Information and Communication(s) Technology

ICT

In particular, IT deals with the use of electronic computers and computer software to convert, store, protect, process, transmit, and retrieve information.

For that reason, computer professionals are often called IT specialists/ consultants or Business Process Consultants, and the division of a company or university that deals with software technology is often called the IT department.

Also known as Infomation Technology (IT).

Information Page

A static web page that is designed, coded, and written primarily for a target audience but formatted for optimal search engine and directory positioning.

Information Technology

IT

In particular, IT deals with the use of electronic computers and computer software to convert, store, protect, process, transmit, and retrieve information.

For that reason, computer professionals are often called IT specialists/ consultants or Business Process Consultants, and the division of a company or university that deals with software technology is often called the IT department.

Also known as Information and Communication(s) Technology (ICT).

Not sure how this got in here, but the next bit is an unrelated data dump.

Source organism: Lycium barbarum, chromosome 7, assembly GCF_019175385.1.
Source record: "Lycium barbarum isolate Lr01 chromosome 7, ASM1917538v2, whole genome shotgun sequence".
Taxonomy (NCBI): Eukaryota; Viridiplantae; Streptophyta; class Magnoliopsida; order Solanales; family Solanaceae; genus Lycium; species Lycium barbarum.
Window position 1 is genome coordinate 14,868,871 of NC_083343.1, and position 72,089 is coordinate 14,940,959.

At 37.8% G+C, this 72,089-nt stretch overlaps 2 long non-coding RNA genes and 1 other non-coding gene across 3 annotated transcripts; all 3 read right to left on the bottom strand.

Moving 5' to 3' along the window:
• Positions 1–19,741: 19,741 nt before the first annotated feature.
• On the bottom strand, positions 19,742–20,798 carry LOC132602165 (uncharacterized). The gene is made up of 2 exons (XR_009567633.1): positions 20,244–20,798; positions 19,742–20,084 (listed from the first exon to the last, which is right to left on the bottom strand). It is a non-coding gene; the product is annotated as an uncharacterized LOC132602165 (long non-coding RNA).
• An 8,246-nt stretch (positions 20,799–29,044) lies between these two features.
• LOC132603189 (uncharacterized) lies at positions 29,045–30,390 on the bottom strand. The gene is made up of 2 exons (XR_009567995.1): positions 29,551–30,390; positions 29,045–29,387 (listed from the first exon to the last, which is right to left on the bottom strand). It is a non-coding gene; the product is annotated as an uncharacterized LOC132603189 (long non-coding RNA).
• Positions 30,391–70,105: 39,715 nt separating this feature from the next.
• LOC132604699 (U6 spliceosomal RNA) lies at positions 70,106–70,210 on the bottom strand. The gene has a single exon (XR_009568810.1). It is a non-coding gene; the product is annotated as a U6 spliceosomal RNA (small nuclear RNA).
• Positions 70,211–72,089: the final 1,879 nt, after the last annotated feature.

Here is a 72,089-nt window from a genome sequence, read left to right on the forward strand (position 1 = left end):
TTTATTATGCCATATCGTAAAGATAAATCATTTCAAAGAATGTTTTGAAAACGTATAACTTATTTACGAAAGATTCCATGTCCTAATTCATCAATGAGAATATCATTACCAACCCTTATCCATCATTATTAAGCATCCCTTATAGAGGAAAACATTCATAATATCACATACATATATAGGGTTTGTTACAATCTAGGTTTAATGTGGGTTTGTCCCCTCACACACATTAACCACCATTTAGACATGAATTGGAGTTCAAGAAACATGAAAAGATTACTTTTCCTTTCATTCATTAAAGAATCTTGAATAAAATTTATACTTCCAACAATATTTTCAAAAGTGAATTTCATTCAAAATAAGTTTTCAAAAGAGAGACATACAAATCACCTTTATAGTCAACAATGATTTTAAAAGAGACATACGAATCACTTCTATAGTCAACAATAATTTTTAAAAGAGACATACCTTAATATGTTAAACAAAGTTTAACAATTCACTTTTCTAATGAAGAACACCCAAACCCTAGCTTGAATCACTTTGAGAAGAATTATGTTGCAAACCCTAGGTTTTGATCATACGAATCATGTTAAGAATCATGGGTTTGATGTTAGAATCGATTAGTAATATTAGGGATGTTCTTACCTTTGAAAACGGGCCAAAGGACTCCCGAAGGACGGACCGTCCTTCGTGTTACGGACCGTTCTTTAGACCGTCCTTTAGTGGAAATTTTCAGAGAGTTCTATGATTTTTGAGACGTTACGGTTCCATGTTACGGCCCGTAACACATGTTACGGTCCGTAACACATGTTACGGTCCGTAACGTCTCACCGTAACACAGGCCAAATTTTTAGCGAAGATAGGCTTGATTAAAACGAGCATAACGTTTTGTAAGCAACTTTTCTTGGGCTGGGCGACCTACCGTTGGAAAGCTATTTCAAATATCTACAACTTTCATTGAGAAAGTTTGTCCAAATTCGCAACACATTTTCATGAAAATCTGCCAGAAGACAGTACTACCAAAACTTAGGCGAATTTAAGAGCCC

Infrared

The band of light wavelengths too long to be seen by the human eye. Represented by waves that are between 750 and 4 million nanometers.

Infringement

When another party besides the copyright owner reproduces a copyrighted work, in whole or in part, without the copyright owner’s permission.

Ingredients of Paper

Paper is composed of cellulose fibers such as from wood or cotton and additives, such as fillers, dyes and sizing.

Initial

A letter placed at the beginning of a text, which appears larger and/or in a different font. In old handwritten material, initials are characterized by special colors and decorative elements. The first initial can be found in Greek and Copt scripts from the fourth century.

Initial Cap

A capital letter at the beginning of a paragraph that rests on the first baseline and rises above the x-height of the other letters.

Initial Tack

The measure of instant adhesion a pressure sensitive label has when applied to a surface.

Ink Absorption

Extent of ink penetration into paper.

Ink Acceptance

The amount of printing ink absorbed by the paper during printing. It may have an effect on the print quality and must be taken into consideration during preparations for the print run.